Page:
The export of medium altitude, long endurance (MALE) UAVs has been a distinct bright spot in China’s efforts to join the ranks of the world’s leading defence aerospace exporters. According to figures from the Stockholm International Peace Research Institute (SIPRI), which tracks global arms flows, China exported 163 large, weapons-capable UAVs to 13 countries from 2008 to 2018.
By comparison, SIPRI data suggests that USA manufacturer General Atomics delivered just 15 MQ-9 Reaper systems to international customers in the past 10 years, with outstanding international orders for 28 additional examples. UAV giant Israel has exported about 167 MALE UAVs of the Hermes and Heron series during the same period, with these assets serving in the intelligence, surveillance and reconnaissance (ISR) missions – not attack roles.
A mock-up of the Wing Loong II at the 2017 Paris air show
In recent years, China National Aero-Technology Import & Export Corporation (CATIC) has had a prominent presence at major international air shows, including static displays of mock-ups of the AVIC Wing Loong I and Wing Loong II UAVs. The Wing Loong family has long been a staple at the biennial Air Show China in Zhuhai. The type regularly appears surrounded by an array of bombs and guided missiles. In addition, China has enjoyed success selling the China Aerospace Science and Technology Corporation (CASC) Cai Hong (“Rainbow”) series of UAVs, which includes the Cai Hong 3 (CH-3) and larger CH-4.
Siemon Wezeman, senior researcher at SIPRI, says China has enjoyed “amazing” progress in the Middle East and African UAV markets in recent years. “Over the years they’ve gotten to know the market better, and are much slicker now.”
In addition to provoking the ire of western UAV manufacturers, Beijing’s efforts in the export space have attracted the attention of the Pentagon. It mentioned the UAV exports in its recent annual report to congress about Chinese military developments.
“China’s market for armed UAVs continues to grow; China now sells Caihong series UAVs to at least Burma, Iraq, Pakistan, Saudi Arabia, and the United Arab Emirates,” says the report. “China faces little competition for these sales; most armed UAV exporters have signed the Missile Technology Control Regime (MTCR) and/or the Wassenaar Arrangement on export controls for conventional arms and dual-use goods and technologies and face sales restrictions.”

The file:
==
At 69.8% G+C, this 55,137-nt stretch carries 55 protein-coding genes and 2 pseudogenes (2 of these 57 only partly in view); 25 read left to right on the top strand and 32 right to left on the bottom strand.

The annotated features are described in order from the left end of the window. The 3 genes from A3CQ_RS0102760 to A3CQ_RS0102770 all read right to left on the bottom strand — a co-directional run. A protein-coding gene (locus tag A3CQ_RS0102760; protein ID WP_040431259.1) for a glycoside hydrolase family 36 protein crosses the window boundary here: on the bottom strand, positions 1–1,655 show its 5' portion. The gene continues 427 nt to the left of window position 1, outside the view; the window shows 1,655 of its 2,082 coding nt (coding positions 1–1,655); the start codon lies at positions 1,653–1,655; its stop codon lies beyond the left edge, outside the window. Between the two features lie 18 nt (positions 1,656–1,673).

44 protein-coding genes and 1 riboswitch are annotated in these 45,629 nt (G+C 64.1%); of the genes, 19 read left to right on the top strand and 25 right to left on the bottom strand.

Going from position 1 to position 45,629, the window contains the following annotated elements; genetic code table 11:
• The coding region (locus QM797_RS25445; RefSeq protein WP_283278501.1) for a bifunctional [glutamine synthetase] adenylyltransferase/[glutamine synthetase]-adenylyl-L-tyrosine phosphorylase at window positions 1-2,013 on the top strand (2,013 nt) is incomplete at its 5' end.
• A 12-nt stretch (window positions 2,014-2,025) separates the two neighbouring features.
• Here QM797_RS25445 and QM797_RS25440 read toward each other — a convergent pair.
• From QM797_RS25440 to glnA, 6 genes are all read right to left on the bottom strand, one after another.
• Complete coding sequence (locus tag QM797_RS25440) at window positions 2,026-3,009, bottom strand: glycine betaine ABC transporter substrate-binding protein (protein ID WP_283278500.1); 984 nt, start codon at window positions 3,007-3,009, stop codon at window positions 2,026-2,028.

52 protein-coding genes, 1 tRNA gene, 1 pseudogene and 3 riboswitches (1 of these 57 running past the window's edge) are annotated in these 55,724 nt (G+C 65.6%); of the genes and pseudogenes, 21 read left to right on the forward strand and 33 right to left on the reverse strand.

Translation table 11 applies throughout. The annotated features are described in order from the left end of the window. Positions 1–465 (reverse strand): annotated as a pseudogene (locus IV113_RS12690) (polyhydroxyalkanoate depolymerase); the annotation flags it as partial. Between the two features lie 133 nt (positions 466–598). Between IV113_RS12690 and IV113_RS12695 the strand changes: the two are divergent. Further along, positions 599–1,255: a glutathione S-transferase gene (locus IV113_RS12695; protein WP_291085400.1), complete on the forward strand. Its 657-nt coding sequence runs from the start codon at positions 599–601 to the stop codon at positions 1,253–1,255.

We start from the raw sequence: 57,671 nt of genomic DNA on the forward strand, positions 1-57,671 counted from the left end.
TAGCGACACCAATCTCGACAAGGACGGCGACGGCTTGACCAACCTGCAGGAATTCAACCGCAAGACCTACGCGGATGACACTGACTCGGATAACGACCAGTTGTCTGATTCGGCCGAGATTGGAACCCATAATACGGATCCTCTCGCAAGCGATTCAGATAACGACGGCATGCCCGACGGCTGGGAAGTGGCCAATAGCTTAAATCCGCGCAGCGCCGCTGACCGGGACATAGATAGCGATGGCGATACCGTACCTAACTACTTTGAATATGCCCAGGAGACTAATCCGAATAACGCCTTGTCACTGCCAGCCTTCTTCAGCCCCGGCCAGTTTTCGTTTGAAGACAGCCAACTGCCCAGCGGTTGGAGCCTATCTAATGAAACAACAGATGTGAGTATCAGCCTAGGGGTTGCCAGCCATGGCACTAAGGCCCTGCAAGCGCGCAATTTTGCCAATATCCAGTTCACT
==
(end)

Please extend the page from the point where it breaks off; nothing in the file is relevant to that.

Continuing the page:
SIPRI data indicates that the most prolific Chinese MALE UAV export is the type apparently shot down in Yemen, the Wing Loong I, with 62 examples. Major customers include the United Arab Emirates, Saudi Arabia, and Egypt. An AVIC flyer distributed at Zhuhai in 2018 indicates that the system has an endurance of 20h and a maximum payload capacity of 200kg (440lb), sufficient for a single missile under each wing.
The system only needs 1,000m (3,280ft) to take off and 600m for landing. Take-off and landing are both conducted automatically, and the aircraft boasts an encrypted data link. In addition, it is capable of electronic intelligence and jamming.
Mock-ups of the Wing Loong I and Wing Loong II at the 2018 Singapore air show
The Wing Loong II, of which Beijing has sold 15 to Saudi Arabia, 15 to Turkmenistan, and an unspecified number to Egypt, is far more capable. Whereas the Wing Loong I has a maximum take-off weight (MTOW) of 1,200kg, the Wing Loong II’s MTOW is 4,200kg. As with its smaller sibling, it includes a ground control station and integrated logistics system. It has three hardpoints on each wing. An AVIC flyer for the type shows it carrying 10 air-to-ground munitions, with four mounted on dual racks. Sensor payloads include an electro-optical (EO) surveillance/targeting system and a synthetic aperture radar.
AVIC states that users can customise the system for “electronic intelligence, radar jamming, communications intelligence, intelligence collection, photo reconnaissance, communications relay, search and rescue, as well as other advanced payloads, data link equipment, and airborne weapons”.